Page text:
“This research underscores the fact that PNES is a ‘real’ and disabling disorder with a potentially identifiable pathophysiology,” said Roberts, who directs New College’s Emotion, Culture, and Psychophysiology Laboratory, located on ASU’s West campus. “We need to continue to search for answers, not just in epilepsy clinics, but also in the realm of affective science and complex brain-behavior relationships.”

“PNES can be a very disabling condition, and it is important that we understand the triggers so that we provide the correct care and treatment,” said Lian Dimaro, a clinical psychologist based at Nottinghamshire Healthcare NHS Trust, who served as lead researcher for the study.

“This study was one of the first to bring modern psychological tools of investigation to this problem,” Dimaro said. “The findings support the idea that increasing a person’s tolerance of unpleasant emotions and reducing avoidant behavior may help with treatment, suggesting that patients could benefit from a range of therapies, including acceptance and commitment therapy to help reduce the frequency of seizures, although more research is needed in this area.”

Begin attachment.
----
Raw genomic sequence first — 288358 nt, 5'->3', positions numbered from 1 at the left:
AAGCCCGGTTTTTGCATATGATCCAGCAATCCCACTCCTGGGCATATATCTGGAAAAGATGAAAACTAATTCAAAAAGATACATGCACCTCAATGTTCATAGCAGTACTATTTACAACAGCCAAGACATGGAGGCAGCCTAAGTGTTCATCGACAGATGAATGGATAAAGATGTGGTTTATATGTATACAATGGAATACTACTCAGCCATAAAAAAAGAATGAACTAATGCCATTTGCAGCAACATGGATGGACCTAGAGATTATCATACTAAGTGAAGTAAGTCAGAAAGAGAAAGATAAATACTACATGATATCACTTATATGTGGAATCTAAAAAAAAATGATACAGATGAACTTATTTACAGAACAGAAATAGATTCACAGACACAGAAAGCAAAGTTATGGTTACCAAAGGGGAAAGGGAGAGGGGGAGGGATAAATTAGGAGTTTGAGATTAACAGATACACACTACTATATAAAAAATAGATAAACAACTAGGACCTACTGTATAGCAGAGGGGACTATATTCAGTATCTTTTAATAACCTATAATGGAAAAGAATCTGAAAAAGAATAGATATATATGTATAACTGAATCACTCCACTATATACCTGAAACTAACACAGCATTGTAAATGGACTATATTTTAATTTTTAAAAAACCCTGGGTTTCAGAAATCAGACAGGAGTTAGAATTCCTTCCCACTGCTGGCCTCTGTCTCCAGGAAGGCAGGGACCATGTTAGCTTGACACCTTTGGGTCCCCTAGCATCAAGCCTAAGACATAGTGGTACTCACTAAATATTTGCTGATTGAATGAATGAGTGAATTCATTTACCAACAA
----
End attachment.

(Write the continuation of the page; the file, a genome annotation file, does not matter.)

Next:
Participants completed questionnaires to determine the level to which they suffered from anxiety, their awareness of their experiences and if they would avoid situations which would make them feel anxious.

They then completed a computer task which required rapid responses to true or false statements. This test was designed to gather data on immediate, or implicit, beliefs about anxiety. Participants also answered questions about common physical complaints that may have no medical explanation, also called somatic symptoms. These can include things like gastrointestinal problems, tiredness and back pain.